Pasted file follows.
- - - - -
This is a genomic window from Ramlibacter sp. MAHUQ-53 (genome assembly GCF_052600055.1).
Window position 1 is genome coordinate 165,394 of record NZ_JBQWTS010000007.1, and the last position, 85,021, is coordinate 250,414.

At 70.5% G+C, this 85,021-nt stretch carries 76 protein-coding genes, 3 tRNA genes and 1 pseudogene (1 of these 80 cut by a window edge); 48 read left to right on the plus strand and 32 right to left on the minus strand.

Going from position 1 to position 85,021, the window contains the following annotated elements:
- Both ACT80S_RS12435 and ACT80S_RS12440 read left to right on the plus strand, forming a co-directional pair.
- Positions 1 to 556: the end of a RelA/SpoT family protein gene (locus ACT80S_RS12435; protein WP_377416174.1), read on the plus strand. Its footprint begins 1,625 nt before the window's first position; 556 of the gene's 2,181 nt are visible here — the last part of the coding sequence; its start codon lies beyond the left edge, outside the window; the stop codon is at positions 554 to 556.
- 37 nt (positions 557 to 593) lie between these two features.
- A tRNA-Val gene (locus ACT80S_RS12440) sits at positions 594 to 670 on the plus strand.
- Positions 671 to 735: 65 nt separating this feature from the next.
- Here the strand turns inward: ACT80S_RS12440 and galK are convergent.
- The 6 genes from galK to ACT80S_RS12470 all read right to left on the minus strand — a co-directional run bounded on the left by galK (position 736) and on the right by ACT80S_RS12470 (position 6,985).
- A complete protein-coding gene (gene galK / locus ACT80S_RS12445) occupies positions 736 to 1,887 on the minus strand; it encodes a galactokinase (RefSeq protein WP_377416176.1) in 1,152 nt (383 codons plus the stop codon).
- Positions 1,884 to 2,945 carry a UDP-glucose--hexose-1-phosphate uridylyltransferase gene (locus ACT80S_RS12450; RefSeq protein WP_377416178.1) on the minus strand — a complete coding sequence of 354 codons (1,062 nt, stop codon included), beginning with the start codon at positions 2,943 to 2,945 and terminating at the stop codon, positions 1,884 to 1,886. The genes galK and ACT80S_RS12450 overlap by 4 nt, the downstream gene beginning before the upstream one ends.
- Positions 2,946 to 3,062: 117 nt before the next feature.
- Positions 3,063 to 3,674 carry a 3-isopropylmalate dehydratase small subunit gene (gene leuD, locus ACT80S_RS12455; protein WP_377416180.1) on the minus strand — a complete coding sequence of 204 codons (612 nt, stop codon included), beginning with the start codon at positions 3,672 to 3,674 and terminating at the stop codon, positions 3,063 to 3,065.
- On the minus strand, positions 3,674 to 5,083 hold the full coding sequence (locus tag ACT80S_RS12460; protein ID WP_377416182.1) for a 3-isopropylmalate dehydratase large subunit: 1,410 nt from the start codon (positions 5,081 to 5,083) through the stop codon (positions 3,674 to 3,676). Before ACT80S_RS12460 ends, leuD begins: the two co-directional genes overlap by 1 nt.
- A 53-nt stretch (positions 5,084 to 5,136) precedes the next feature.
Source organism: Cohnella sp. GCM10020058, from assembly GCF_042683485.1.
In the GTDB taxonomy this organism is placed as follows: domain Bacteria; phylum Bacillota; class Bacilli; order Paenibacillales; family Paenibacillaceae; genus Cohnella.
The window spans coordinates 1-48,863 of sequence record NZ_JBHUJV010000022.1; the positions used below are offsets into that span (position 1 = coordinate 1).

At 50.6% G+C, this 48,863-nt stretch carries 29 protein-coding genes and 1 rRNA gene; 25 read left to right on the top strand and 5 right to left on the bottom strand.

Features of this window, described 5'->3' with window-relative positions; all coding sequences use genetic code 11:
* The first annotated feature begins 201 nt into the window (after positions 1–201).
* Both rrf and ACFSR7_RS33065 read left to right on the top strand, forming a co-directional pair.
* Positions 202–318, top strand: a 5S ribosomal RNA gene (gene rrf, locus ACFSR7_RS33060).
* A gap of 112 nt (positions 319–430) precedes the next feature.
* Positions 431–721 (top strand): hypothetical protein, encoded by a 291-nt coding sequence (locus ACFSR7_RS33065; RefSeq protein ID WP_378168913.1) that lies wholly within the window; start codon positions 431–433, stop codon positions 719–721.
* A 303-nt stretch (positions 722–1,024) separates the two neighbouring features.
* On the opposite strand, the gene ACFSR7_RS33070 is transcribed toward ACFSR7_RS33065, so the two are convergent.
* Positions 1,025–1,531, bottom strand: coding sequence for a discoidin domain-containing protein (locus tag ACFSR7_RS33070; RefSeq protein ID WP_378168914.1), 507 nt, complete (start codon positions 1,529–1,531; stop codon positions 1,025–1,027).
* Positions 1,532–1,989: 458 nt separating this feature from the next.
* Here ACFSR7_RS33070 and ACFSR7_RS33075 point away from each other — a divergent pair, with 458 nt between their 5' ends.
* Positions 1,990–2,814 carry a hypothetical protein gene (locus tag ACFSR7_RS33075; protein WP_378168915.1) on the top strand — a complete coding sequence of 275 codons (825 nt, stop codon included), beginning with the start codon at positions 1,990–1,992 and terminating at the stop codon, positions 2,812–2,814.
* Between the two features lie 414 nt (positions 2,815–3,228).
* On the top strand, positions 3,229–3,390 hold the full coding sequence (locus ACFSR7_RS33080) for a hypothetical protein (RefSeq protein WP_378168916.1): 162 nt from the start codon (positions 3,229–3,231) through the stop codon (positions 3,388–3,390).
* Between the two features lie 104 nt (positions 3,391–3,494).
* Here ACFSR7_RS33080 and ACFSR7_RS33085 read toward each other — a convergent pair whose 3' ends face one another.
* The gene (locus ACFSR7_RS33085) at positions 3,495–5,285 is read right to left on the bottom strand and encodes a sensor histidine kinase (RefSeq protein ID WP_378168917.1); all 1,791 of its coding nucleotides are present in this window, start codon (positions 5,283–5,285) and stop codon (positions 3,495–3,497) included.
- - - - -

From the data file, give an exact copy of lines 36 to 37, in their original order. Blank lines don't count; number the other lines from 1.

* Between the two features lie 104 nt (positions 3,391–3,494).
* Here ACFSR7_RS33080 and ACFSR7_RS33085 read toward each other — a convergent pair whose 3' ends face one another.